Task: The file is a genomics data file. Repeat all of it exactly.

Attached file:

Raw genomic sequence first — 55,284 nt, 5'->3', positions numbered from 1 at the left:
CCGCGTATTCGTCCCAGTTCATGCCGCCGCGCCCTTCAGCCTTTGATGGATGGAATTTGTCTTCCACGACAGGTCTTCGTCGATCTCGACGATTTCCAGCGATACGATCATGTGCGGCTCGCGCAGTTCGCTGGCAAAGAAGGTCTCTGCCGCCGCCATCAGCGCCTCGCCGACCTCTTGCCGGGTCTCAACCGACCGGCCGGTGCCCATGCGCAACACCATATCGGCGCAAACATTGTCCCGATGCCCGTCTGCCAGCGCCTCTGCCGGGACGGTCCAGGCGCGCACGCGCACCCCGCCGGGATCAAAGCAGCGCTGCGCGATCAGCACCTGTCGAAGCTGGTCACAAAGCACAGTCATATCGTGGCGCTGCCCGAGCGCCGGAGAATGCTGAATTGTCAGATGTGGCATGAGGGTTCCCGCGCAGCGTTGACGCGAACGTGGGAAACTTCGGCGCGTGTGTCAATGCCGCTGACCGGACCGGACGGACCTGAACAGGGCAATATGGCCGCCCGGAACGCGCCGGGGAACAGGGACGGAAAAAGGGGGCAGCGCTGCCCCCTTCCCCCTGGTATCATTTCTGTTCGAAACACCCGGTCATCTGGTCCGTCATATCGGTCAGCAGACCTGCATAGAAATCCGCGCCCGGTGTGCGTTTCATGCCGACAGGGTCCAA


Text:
Raw genomic sequence first — 55,284 nt, 5'->3', positions numbered from 1 at the left:
CCGCGTATTCGTCCCAGTTCATGCCGCCGCGCCCTTCAGCCTTTGATGGATGGAATTTGTCTTCCACGACAGGTCTTCGTCGATCTCGACGATTTCCAGCGATACGATCATGTGCGGCTCGCGCAGTTCGCTGGCAAAGAAGGTCTCTGCCGCCGCCATCAGCGCCTCGCCGACCTCTTGCCGGGTCTCAACCGACCGGCCGGTGCCCATGCGCAACACCATATCGGCGCAAACATTGTCCCGATGCCCGTCTGCCAGCGCCTCTGCCGGGACGGTCCAGGCGCGCACGCGCACCCCGCCGGGATCAAAGCAGCGCTGCGCGATCAGCACCTGTCGAAGCTGGTCACAAAGCACAGTCATATCGTGGCGCTGCCCGAGCGCCGGAGAATGCTGAATTGTCAGATGTGGCATGAGGGTTCCCGCGCAGCGTTGACGCGAACGTGGGAAACTTCGGCGCGTGTGTCAATGCCGCTGACCGGACCGGACGGACCTGAACAGGGCAATATGGCCGCCCGGAACGCGCCGGGGAACAGGGACGGAAAAAGGGGGCAGCGCTGCCCCCTTCCCCCTGGTATCATTTCTGTTCGAAACACCCGGTCATCTGGTCCGTCATATCGGTCAGCAGACCTGCATAGAAATCCGCGCCCGGTGTGCGTTTCATGCCGACAGGGTCCAA